8th Annual Global Automotive Aftermarket Symposium proves lively, informative
There is more to the aftermarket than just hammering away on price: innovation and cooperation are the keys to success, with at least one speaker urging jobbers to force service providers to take care of their own problems.
That was the underlying message at the day-and-a-half-long Global Automotive Aftermarket Symposium, during which more than two dozen speakers covered a diversity of topics under the theme “Collaboration, Connectivity, Creativity.” Held in Dearborn, Mich., the annual event attracted more than 400 aftermarket executives, largely from North and South America.
In a lively panel on the Supplier/ WD/Retailer relationship, Mark Salem, who owns a thriving service business in Tempe, Ariz. had attendees at all levels of the distribution chain wishing there were more service providers like him.
“The installer is the weakest link of the industry,” he said. “We’ve always looked to our local jobbers to bail us out of messes. A lot wouldn’t know a profit and loss statement from an obituary. There are lots of things that you can do, but I would ask that you start holding our feet to the fire. You should be asking for us to look to our profit first, then yours. Unless you do, I don’t see how we’re going to make any progress.”
He also took the aftermarket to task, saying that his dealer purchases have risen to 52% of his total. Some 20% of his purchases are for parts he can’t get in the aftermarket; the rest is about availability and quality. “Think about how we got from 20% to 52%,” he urged.
In addition, the topic of training dominated much of the panel’s discussion. John Washbish, president, Dana Automotive Aftermarket Underhood Group, suggested that, despite technological advances that allow distance learning, clinics are here to stay. “There’s nothing like face-to-face training, but there may be as many as 160,000 shops [in the U.S.],” with the implication that there also needs to be an alternative. “We have to move away from just paper-based training. There are some of the types of training tools that have to be made available to the technician. If it’s worthwhile, they’ll use it. That’s the key to success. You have to make sure your programs are problem solvers.”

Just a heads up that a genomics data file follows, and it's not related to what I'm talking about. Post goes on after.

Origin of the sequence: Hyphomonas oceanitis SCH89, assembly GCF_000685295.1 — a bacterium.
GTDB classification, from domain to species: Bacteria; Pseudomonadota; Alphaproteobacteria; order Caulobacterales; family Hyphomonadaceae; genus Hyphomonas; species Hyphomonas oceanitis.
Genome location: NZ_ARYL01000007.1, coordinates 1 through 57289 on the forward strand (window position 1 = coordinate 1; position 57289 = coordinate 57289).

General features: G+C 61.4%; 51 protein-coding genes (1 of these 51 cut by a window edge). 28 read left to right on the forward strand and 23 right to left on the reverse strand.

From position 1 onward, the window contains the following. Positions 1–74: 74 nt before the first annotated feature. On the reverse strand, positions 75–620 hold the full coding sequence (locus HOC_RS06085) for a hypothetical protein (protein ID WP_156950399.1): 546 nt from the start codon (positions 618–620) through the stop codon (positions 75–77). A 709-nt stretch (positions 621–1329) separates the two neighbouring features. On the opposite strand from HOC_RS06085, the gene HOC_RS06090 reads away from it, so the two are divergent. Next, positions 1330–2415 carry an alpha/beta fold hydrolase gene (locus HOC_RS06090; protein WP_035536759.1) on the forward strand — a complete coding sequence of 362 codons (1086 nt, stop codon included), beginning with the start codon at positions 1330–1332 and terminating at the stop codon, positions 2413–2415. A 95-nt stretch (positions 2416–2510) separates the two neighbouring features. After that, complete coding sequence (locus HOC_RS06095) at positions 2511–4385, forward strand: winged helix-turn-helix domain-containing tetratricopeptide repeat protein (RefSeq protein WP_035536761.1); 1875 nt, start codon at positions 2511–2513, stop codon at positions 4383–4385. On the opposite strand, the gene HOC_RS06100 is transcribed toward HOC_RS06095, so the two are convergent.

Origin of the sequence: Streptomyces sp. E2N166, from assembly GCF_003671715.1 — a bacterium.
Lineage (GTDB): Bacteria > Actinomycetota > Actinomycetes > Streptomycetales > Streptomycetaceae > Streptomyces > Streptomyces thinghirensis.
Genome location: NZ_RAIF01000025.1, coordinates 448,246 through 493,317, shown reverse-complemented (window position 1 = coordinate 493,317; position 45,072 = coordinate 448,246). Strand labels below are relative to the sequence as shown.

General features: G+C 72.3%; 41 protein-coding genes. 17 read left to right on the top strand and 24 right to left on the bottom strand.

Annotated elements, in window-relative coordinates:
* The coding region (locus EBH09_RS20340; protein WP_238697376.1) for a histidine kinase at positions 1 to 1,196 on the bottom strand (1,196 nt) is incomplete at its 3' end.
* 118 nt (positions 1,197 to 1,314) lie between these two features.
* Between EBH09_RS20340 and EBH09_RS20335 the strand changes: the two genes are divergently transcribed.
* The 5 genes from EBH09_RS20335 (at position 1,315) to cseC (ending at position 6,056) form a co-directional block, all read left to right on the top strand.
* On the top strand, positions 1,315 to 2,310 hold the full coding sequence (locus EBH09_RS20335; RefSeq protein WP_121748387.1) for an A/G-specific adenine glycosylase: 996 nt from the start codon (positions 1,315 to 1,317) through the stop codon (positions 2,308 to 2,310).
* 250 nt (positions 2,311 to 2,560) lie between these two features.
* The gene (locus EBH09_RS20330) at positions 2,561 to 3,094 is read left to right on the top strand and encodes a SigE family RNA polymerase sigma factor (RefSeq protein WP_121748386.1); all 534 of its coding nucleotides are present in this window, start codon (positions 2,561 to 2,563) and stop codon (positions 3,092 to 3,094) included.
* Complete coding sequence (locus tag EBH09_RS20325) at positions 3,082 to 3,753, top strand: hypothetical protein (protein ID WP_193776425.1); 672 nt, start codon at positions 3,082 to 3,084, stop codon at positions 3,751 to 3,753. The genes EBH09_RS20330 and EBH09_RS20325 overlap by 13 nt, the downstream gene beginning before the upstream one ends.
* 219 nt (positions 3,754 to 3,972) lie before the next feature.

Jobber Phil Porpora, Lee Auto Parts, says that they found greater success when they qualified attendees by skill level. “We found that the reason we weren’t being as successful in the past with our technical training of technicians is that we didn’t have a good way to determine their level. In any class of 15, you’d have five who found it boring, five who were okay, five who were not advanced enough.
“By getting 20 guys in the room who are at the same level, we found our clinics were much better appreciated.”
“Many of the clinics are missing an important part,” added Salem. “You bring us in, sit us down, and start teaching us. You talk to us for hours on end and what’s missing is the interaction. There needs to be some time for interaction.”
He said that there needs to be more attention paid to bringing in hard part examples of the good and the bad, and of how to talk to customers about those issues.
“It’s not likely you’re going to teach us how to fix cars, but you can arm us with the right equipment.”
One speaker, Federal-Mogul chairman and CEO Frank Macher, told the attendees that manufacturers’ efforts to maintain a “sustainable competitive advantage” based on innovative, highly differentiated products and powerful new business relationships will play pivotal roles in accelerating the growth of the international automotive aftermarket. Macher pointed to the automotive service industry’s century-long history — and Federal-Mogul’s own success in revitalizing and improving some of the industry’s best-known brands — as a roadmap to enhanced success in the face of today’s competitive challenges.
“The same spirit of innovation will enable all of us to develop clearly differentiated products that command premium prices and will help us attract and retain the business of a new generation of vehicle owners,” Macher said. Macher added that there were six primary barriers to industry growth: pricing pressure; the increased quality and service life of modern automotive parts; growing market complexity; the threat of commoditization of vehicle components; parts counterfeiting; and manufacturers’ willingness and ability to identify and serve emerging global markets. “None of these challenges is insurmountable,” he said, “but I can assure you we won’t overcome them by sitting still.”